Story transcripts

Saint Catherine

Thursday, September 6, 2012

Reporter: Tara Brown
Producer: Stephen Taylor

In Africa, she's considered a saint. And having seen her at work, we’re not about to disagree.

Dr Catherine Hamlin has devoted her life to healing the broken bodies of Ethiopian girls who have been forced into marriage and then get pregnant at far too young an age.

But today this gentle woman is angry — angry with the Australian charity that has collected millions in her name.

She accuses the charity of not passing the donations on.

It's a $15 million rift that threatens a lifetime's work.

Hamlin Fistula Ethiopia (Australia) Ltd is now the official, authorised representative in Australia for Dr Catherine Hamlin, the Addis Ababa Fistula Hospital and the Hamlin College of Midwives.

Dr Hamlin and CEO, Lucy Perry can be contacted at:

Go to the original story here.

Full transcript:

STORY – TARA BROWN: At 88, Dr Catherine Hamlin has the energy and fire of a much younger woman.

CATHERINE: I think I do fight a bit.

TARA BROWN: I know, I think the warning should be “don’t mess with Catherine Hamlin”.

CATHERINE: But I don’t like to be in a fight. I hate it, really.

TARA BROWN: But she’s not about to back away from the ugly stoush she currently finds herself in. I guess you still fight for what you believe in, don’t you?

CATHERINE: I do, I do fight for it.

TARA BROWN: A power struggle with the people she thought were her biggest supporters - the Australian fundraising arm of her very own charity, which she now accuses of withholding $15 million of donations.

CATHERINE: I feel betrayed. I feel that they’ve let me down, and they don’t care about the patients anymore. It’s affecting my health and my feeling of wellbeing, and I’m really, really very, very upset indeed, the way they’ve treated me.

TARA BROWN: Do you think they’re concerned that they’ve hurt you?

CATHERINE: No. I don’t think they care at all. They’re hoping that I’ll die, perhaps - I don’t know but I feel like that - they want me out of the way. Then we’re going to take a fat graft from this side here.

TARA BROWN: This is Dr Hamlin’s real job, and real joy, and what the donations are for - fixing young Ethiopian women who suffer terrible injuries in childbirth. You could have had such a different life, Catherine. You could have been a wealthy gynecologist in Australia.

CATHERINE: I don’t know, I think I’m lucky just to be here. She better have a drip put in.

TARA BROWN: When I first met Catherine in Ethiopia 10 years ago, her dedication and compassion were undeniable. Do you ever yearn for that sort of life?

CATHERINE: No, I don’t. I love my work here.

TARA BROWN: And her patients love her - and with good reason. What would have happened to you if you hadn’t come to this hospital?

CATHERINE: I would rather have died.

TARA BROWN: To be a woman in Ethiopia is tough. Just girls, many are married off to older men they don’t know. And because this is a poor country with very little medical help, when it comes to giving birth, they suffer terribly.

CATHERINE: All our little girls have been through a tremendous ordeal, five, six days - up to ten days of labour. And the only reason they finally deliver is because the baby is dead inside them. Give her some Maxilen now.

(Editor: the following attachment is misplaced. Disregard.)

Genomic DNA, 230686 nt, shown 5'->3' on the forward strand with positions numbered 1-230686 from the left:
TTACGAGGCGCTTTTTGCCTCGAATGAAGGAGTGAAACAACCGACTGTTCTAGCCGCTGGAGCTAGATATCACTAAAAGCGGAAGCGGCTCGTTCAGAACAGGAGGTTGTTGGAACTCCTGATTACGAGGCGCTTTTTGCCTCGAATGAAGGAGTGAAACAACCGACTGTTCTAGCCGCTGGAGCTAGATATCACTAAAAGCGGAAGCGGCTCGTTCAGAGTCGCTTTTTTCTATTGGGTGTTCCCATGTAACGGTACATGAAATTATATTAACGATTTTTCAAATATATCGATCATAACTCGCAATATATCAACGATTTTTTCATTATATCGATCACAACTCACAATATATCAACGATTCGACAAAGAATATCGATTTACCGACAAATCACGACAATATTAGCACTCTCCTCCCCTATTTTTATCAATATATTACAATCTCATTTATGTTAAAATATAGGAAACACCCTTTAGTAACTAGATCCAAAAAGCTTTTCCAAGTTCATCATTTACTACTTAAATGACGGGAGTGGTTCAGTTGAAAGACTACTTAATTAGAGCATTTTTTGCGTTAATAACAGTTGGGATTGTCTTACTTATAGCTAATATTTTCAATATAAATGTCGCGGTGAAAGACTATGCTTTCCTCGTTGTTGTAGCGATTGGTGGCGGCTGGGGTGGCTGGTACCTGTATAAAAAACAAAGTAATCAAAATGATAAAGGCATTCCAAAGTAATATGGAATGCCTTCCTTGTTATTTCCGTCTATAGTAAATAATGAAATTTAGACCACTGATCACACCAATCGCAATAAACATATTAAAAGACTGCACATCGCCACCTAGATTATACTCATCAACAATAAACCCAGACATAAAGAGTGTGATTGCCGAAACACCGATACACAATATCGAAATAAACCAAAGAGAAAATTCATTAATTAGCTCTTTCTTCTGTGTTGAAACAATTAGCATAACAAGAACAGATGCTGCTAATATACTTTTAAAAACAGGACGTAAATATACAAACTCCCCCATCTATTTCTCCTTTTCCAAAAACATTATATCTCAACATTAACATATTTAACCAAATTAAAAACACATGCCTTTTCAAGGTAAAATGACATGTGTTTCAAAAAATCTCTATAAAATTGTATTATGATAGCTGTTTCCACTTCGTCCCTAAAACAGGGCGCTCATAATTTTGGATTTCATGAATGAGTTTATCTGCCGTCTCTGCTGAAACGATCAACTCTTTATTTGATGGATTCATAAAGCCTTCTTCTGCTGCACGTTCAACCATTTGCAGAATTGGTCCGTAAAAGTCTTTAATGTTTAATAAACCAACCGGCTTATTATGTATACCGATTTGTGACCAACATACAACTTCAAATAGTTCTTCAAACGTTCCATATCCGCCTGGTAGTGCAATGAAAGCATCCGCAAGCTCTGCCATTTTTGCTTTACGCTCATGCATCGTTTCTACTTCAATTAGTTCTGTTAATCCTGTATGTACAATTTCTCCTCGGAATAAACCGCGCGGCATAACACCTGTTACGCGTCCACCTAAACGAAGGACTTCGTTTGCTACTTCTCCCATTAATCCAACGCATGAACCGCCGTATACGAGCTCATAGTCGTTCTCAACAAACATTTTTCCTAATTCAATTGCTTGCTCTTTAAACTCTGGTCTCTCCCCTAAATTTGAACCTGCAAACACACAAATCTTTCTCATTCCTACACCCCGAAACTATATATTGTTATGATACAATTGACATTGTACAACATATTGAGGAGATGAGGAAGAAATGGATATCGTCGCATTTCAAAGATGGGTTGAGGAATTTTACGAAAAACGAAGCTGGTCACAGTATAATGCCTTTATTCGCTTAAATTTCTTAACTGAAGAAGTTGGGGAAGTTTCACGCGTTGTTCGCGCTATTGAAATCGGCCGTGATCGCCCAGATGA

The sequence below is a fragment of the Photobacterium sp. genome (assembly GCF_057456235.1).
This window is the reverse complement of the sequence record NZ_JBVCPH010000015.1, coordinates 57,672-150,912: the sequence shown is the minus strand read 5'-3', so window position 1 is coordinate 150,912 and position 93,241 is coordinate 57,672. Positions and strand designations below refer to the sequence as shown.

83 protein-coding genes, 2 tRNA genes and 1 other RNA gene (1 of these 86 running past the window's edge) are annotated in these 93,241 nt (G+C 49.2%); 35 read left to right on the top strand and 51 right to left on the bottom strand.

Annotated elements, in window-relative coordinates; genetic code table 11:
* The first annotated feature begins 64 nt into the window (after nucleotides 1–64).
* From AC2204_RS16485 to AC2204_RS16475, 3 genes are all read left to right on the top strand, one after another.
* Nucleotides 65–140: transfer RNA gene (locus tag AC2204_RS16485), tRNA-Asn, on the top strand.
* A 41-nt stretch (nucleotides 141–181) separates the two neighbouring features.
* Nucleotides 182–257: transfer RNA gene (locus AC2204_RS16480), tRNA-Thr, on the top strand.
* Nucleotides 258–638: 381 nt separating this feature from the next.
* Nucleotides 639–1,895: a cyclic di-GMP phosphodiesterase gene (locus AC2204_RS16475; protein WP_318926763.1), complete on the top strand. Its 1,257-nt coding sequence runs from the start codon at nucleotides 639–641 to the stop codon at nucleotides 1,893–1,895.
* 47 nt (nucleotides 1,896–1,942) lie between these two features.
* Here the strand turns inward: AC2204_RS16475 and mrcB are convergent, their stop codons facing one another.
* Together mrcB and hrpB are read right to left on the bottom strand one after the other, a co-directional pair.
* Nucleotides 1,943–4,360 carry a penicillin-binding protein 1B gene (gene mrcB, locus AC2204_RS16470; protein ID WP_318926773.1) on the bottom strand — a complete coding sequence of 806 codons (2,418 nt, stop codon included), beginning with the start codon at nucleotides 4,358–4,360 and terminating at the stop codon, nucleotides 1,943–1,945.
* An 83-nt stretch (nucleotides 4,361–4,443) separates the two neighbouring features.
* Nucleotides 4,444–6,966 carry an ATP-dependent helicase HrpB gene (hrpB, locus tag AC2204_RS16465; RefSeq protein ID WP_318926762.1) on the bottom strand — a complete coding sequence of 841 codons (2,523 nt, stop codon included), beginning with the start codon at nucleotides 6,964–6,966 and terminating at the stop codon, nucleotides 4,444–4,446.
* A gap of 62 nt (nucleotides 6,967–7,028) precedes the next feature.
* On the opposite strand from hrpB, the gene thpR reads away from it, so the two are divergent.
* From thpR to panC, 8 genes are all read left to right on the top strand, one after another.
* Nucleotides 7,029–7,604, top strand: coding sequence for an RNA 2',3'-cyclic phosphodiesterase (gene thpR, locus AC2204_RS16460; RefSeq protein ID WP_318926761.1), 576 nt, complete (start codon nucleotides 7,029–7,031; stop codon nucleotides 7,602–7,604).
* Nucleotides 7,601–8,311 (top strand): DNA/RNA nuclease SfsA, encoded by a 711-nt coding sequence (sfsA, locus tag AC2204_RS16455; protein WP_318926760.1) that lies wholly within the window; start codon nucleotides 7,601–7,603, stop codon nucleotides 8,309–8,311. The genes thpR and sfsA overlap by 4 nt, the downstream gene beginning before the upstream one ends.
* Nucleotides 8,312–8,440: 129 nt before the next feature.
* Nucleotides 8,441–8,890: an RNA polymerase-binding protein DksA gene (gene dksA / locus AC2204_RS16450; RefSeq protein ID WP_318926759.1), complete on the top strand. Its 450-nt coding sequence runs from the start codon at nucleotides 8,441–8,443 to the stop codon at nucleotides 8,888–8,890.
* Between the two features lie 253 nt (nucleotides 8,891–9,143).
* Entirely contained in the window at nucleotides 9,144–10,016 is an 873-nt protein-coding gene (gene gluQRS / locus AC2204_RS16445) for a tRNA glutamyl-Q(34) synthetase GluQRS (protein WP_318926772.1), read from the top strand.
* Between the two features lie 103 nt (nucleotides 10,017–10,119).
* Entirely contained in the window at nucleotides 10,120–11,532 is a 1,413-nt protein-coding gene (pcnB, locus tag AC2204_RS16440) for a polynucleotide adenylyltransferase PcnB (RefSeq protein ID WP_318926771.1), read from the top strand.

TARA BROWN: The stress of childbirth rips their tiny bodies apart - often, the girls are left incontinent which, unless treated, means a lifetime of suffering.

CATHERINE: They’re completely outcast, just because of this one thing that’s gone wrong in their labour. Now we’re very excited to see you all going home looking so beautiful.

TARA BROWN: With a relatively simple operation, Catherine can fix these young women, restore their dignity and return them to a normal life - and she does it for free, thanks to donations from all over the world.

CATHERINE: It was given by people that were touched by the plight of these women, and I’m very, very grateful to all the Australian public for their sympathy with what we’re doing, and for their love of what we’re doing.

TARA BROWN: But those donations are now in jeopardy. Catherine has cut ties with her former fundraising organisation here, after it supported demands she only accept fundraising help from hardline Christians. Against Catherine’s wishes, it continues to use her name, and keep control of the $15 million. Doug Marr is its boss, but he refuses to be interviewed. And so this dispute - the genesis of this dispute was all about religion?

CATHERINE: Yes it was. I don’t want to just put my beliefs or anyone else’s beliefs on top of people that don’t have the beliefs themselves.

TARA BROWN: If they’re donating money to you, it doesn’t matter their religion does it?

CATHERINE: No, I don’t mind at all.

SPEAKER: Would you please welcome into the room Dr Catherine Hamlin.

TARA BROWN: Catherine is in Australia to reassure her loyal donors the work at the hospital continues. With her son Richard, she has now established a new fundraising charity in Australia, with Lucy Perry as its CEO. Is the future of the hospital safe?

CATHERINE: I think so, because the future of the hospital is on the back of the reputation it has built over 53 years, and I think donors will support that. But it’s having a massive cash flow problem at the moment because this money is being held in Australia.

TARA BROWN: Half a century after she and her late husband Reg dedicated their lives to Ethiopia’s women, Catherine needs Australia’s help more than ever. Her simple message to all of us is don’t give up on her, and don’t give up on them.

CATHERINE: And if they could see the joy of a woman’s life being transformed from absolute dejection, isolation, and shame because of an injury that shouldn’t happen to a woman - if they could just see all this there would be no problem.

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